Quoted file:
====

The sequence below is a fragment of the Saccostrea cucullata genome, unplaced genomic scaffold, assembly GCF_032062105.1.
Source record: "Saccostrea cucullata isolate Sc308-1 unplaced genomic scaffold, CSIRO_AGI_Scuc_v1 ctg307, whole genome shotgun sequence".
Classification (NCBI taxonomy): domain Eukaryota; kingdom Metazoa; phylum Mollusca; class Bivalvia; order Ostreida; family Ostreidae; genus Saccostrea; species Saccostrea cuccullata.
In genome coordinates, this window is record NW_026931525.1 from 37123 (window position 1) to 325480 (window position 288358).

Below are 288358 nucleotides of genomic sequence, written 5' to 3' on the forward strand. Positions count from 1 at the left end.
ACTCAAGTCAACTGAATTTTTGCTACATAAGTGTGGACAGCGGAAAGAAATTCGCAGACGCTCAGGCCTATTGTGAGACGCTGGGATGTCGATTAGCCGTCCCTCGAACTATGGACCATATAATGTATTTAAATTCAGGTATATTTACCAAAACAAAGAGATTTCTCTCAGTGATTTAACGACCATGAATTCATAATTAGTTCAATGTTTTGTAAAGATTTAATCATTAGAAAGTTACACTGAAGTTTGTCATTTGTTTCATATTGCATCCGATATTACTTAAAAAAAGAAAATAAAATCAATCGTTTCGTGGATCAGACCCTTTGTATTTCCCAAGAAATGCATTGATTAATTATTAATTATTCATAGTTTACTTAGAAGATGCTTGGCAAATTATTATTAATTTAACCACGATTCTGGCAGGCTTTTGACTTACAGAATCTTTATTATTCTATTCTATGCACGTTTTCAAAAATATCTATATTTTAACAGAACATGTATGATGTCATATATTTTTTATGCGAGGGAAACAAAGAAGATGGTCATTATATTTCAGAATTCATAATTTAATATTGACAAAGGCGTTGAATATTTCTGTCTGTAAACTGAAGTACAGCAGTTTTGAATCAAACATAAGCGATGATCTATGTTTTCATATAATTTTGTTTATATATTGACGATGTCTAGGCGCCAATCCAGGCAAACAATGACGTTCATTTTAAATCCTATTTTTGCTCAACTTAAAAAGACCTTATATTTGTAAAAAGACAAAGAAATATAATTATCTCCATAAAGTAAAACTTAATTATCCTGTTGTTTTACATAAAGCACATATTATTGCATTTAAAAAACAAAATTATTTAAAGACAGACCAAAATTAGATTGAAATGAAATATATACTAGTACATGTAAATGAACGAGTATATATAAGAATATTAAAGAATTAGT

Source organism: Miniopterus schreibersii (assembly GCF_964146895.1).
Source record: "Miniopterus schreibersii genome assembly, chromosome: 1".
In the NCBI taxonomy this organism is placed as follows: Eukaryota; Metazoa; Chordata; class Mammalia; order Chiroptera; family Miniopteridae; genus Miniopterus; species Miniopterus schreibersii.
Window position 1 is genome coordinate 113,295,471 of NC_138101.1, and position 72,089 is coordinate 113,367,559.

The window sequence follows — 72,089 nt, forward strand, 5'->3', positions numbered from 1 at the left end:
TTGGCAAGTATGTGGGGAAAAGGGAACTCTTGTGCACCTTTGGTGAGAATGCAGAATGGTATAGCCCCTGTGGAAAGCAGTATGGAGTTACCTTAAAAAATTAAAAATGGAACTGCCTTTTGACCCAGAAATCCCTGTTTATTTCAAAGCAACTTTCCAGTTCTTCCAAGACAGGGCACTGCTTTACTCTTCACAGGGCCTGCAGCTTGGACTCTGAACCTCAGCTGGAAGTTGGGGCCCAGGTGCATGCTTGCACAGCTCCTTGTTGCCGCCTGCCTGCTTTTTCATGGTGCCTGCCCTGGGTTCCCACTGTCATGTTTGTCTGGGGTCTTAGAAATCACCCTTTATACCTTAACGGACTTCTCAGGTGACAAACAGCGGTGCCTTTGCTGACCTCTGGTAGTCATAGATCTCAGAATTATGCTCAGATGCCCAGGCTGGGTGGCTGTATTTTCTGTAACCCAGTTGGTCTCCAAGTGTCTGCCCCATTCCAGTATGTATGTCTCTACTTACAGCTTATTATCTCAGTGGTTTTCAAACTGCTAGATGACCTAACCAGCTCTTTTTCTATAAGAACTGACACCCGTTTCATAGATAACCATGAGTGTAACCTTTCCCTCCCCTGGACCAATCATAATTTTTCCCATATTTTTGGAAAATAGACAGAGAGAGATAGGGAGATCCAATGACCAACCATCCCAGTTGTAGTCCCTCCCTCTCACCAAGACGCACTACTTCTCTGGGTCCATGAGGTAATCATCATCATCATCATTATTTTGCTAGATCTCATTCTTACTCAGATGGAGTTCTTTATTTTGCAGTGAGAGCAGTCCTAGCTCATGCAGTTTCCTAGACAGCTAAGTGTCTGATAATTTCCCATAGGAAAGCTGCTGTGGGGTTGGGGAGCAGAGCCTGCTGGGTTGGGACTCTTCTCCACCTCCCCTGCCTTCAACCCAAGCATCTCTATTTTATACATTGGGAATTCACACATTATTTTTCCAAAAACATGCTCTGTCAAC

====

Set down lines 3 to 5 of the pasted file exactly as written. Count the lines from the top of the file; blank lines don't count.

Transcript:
Classification (NCBI taxonomy): domain Eukaryota; kingdom Metazoa; phylum Mollusca; class Bivalvia; order Ostreida; family Ostreidae; genus Saccostrea; species Saccostrea cuccullata.
In genome coordinates, this window is record NW_026931525.1 from 37123 (window position 1) to 325480 (window position 288358).

Below are 288358 nucleotides of genomic sequence, written 5' to 3' on the forward strand. Positions count from 1 at the left end.